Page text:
Cypher Genomics

Cypher Genomics

Cypher Genomics has developed software to rapidly analyze billions of gigabases of genome sequencing data and identify the genetic variations that are most relevant to a patient’s disease or disorder. In the case of Lilly Grossman (pictured), a teenager with severe, undiagnosed muscle tremors, Cyper's technology rapidly identified specific genetic mutations in two genes---and pointed the way to the best available therapy. The startup was founded in 2011 by four prominent researchers at the Scripps Translational Science Institute, and now has 15 employees. Angel investors have privately funded operations so far, and former Gen-Probe chairman and CEO Hank Nordoff is executive chairman.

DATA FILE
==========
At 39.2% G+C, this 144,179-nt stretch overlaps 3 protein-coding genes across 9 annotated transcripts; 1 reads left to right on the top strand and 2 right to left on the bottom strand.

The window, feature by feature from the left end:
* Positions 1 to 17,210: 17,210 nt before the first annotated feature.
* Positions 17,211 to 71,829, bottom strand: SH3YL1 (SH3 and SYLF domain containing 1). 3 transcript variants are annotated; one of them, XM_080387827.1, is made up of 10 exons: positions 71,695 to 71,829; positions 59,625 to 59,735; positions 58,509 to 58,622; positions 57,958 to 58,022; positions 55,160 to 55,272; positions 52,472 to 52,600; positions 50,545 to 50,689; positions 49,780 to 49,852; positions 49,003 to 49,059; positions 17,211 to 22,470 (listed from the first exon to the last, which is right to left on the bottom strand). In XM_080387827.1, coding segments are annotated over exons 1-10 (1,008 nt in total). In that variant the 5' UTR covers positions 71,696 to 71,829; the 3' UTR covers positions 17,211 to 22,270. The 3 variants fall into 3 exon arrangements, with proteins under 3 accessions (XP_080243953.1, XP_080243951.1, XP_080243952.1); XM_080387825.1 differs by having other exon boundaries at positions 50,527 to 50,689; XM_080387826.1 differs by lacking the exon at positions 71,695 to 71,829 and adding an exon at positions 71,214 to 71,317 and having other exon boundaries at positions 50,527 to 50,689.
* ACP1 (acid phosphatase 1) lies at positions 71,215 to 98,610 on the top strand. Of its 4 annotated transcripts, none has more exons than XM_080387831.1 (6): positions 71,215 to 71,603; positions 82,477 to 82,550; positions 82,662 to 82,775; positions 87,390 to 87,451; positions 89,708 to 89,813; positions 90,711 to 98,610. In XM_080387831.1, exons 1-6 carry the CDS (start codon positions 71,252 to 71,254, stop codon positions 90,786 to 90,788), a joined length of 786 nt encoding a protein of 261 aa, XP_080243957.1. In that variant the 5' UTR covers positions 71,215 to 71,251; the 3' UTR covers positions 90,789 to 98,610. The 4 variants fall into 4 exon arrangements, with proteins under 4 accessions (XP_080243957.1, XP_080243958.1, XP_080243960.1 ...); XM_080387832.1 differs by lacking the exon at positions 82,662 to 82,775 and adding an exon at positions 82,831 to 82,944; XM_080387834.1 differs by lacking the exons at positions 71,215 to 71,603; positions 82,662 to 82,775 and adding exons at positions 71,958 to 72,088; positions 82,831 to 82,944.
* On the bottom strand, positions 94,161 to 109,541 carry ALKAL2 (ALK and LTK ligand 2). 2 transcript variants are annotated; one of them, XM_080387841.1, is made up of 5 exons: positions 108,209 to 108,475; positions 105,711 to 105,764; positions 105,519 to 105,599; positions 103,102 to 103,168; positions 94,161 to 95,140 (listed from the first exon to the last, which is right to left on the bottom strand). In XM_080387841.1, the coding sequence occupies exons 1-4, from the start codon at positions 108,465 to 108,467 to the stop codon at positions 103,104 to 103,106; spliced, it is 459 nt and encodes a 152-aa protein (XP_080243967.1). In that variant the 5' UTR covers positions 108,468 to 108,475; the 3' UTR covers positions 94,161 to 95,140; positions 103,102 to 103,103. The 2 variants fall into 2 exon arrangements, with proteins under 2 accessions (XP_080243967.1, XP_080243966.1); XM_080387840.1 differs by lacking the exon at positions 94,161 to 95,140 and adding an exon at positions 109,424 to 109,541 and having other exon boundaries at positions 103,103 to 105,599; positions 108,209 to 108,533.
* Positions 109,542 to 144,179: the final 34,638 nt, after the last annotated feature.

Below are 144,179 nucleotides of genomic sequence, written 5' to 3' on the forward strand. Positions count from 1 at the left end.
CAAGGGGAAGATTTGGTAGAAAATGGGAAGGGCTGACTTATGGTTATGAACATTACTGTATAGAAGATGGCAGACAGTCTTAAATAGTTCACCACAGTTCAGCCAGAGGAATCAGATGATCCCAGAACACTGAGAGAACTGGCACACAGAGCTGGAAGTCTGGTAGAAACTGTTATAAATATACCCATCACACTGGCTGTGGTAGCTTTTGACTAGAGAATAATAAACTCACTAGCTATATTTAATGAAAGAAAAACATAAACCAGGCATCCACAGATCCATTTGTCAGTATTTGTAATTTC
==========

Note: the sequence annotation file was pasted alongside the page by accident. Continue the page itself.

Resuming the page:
GovX

GovX

GovX operates an e-commerce website for the exclusive use of current and retired military and government employees. Members qualified by the company's online verification technology can purchase premium lifestyle products and gear at a discount, directly from manufacturers. GovX was founded in 2011 by Marc and Shannon Van Buskirk (who had created a similar online channel acquired by Oakley) and Tony Farwell. The startup now has about 60 employees and has raised a total of $21 million from Alestra Ltd., Arbor Group, and angel investors.

Dealstruck

Dealstruck

Dealstruck is a Web-based direct lender founded in 2012 by entrepreneurs Russell McLoughlin (left) and Ethan Senturia. The fintech startp provides term loans and lines of credit to small business owners. Dealstruck says it has lent more than $80 million in just 18 months, and is on track to double in size over the next year. The startup has about 53 full-time employees and has raised about $15 million from investors (led by Trinity Ventures), and $85 million in debt, led by Brevet Capital Management.

Seismic

Seismic